Taking flight

It’s been a great year for choreographer Dafi Eltabeb, and it all began with ‘Airline.'

February 3, 2010 20:41
3 minute read.
All out in the open now. A scene from Eltabeb's 'U

under the carpet art 311. (photo credit: Gadi Dagon)


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Over the past several years, mainstream culture has become infiltrated by New-Age concepts – for example, that in order to receive what you desire you must believe that it is on the way. For choreographer Dafi Eltabeb, this past year has been proof that faith and ambition can pay off.

This month, she’s hosting two evenings at The Suzanne Dellal Center to celebrate her recent success.

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Eltabeb is running a completely independent operation. At the moment, she employs eleven dancers on a freelance basis. She has four different works being performed simultaneously. All of this is fueled by a meager, piecemeal budget, comprising various prizes and a lot of teaching hours. In a recent interview she explained, “You can’t just be in the studio as an independent choreographer. You have to market, to coordinate the dancers, to talk to the theaters, the lighting designers, to buy the light bulbs and other prop pieces. For more than a year... I was constantly at the computer. I’m always missing something. If I perform in Israel, I miss something abroad.”

But things began to take off – literally – in early 2009, when Eltabeb was selected as one of 10 choreographers to participate in The Shades Of Dance Festival at The Suzanne Dellal Center. As part of the project, the festival’s directors mentored Eltabeb throughout her creation process. The end result was Airline, a comedic trio about in-flight antics.

That August, Eltabeb mounted an independent premier, Matritza, which is the story of five characters who meet each-other in an endlessly changing set of circumstances. At times the dancers interact violently, at times they are gentle and warm.

The cherry on top of an already fruitful year came just at the close of the decade. Choreographer Nimrod Fried chose Eltabeb to share an evening with him in The 2009 Curtain Up Festival. For this golden opportunity, Eltabeb assembled a cast for Under the Carpet. Shortly afterwards, she was approached about bringing her work to China. “Within one week I got a formal invitation,” she said. “It’s great to be invited without having to apply. It feels like a big step forward.”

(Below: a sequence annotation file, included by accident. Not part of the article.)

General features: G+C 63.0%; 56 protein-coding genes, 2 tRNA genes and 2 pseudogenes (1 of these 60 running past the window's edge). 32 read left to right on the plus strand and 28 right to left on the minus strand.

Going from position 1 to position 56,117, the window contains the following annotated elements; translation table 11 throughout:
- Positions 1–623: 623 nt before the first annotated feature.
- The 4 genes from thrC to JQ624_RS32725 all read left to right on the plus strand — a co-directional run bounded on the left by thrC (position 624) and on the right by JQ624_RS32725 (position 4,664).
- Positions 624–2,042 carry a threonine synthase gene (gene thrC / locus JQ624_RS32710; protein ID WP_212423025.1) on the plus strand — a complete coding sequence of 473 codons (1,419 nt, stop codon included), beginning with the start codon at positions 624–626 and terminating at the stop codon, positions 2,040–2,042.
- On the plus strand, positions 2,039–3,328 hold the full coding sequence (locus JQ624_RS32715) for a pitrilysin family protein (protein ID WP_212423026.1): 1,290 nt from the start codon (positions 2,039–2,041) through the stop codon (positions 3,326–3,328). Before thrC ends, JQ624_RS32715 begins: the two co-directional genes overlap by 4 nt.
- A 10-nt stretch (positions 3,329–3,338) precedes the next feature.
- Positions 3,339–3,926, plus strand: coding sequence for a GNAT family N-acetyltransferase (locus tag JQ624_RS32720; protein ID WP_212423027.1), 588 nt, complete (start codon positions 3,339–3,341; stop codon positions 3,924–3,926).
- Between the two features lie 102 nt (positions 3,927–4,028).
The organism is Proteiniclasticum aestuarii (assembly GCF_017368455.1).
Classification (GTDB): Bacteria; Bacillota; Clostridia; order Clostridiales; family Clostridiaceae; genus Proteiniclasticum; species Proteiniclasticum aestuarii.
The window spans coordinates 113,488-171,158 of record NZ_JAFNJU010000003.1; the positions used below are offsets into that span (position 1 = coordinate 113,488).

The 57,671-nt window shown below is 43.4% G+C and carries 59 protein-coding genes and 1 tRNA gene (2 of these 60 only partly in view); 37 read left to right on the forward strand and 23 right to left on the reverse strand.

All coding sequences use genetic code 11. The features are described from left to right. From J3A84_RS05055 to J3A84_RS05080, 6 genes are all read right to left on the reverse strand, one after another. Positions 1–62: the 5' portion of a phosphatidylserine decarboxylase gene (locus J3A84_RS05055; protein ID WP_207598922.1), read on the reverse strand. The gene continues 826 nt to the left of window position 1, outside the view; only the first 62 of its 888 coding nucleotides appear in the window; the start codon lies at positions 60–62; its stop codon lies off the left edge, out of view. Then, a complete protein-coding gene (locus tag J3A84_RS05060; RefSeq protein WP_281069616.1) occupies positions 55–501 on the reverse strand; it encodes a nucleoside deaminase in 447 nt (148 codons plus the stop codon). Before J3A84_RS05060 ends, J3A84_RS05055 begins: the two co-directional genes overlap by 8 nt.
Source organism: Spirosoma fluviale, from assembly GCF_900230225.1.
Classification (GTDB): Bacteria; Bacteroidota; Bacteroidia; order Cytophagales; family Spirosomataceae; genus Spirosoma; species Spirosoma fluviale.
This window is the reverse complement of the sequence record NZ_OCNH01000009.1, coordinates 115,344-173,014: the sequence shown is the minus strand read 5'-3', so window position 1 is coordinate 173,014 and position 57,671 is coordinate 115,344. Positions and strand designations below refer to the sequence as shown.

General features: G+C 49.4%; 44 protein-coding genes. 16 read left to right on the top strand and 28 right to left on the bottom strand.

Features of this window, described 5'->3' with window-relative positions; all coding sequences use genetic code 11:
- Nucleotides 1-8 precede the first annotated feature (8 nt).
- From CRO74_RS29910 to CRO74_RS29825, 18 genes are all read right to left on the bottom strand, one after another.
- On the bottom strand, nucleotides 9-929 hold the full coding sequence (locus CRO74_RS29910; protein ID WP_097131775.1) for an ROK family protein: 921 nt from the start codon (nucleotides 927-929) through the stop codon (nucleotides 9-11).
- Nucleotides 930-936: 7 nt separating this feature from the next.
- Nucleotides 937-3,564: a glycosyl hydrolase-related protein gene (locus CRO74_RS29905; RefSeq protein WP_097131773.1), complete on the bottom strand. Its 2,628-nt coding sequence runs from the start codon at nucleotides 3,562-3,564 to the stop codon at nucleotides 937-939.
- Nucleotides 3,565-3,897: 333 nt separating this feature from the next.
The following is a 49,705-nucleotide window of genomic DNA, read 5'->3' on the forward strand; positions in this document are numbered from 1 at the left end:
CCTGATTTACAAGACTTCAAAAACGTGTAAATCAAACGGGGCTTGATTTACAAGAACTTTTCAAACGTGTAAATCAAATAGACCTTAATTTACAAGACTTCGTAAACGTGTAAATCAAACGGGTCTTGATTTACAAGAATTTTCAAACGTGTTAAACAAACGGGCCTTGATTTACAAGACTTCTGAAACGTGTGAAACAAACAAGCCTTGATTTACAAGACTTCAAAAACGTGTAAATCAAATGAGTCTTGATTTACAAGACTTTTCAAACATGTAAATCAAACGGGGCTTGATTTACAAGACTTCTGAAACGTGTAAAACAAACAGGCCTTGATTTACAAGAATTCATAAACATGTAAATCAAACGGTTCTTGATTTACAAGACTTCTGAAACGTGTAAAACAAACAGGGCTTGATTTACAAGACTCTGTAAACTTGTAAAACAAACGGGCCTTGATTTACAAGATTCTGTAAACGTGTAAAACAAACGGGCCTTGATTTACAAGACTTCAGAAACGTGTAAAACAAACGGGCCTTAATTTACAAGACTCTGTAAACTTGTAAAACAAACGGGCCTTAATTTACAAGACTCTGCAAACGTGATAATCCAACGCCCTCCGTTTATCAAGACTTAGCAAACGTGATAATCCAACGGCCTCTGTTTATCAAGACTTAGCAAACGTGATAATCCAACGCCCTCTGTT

AFTER SUCH a busy year, most of us would have taken a little time off. Eltabeb, however, is adamant about continuing to push forward. “As soon as Curtain Up was over I knew I had to do something. I don’t employ my dancers as a company does. As such, I need to give them a framework; I need to show them that things are still happening; that there is movement,” she said.

Eltabeb decided to put together two separate programs for her evenings at The Suzanne Dellal Center. On the next two Saturdays, she will be showing two pieces of her repertory. The third piece in each show is Herzl by Roi Izhak Halevi. Eltabeb first saw Herzl in Fresco Dance Group’s Dancers Creations evening. “I wasn’t really looking for something to perform with us,” She explained. “I had enough work to fill an evening. Roi is an amazing dancer and there was a lot of shared imagery between us. I use rugs and a fan. He uses synthetic grass and a heater. Also, solos are clean and refreshing for the audience.”

In dividing the four works to be shown, Eltabeb took into account the length and feel of each piece. She opted to present a heavier creation with a lighter one on both accounts. “I am showing three new pieces and one older piece, Scratching The Surface, which has been performed consistently over the past three years. I opened it all up and decided what would go with what,” she said.

On February 6, Eltabeb will present Matritza and Scratching The Surface. One week later she will show Under The Carpet and Airline.

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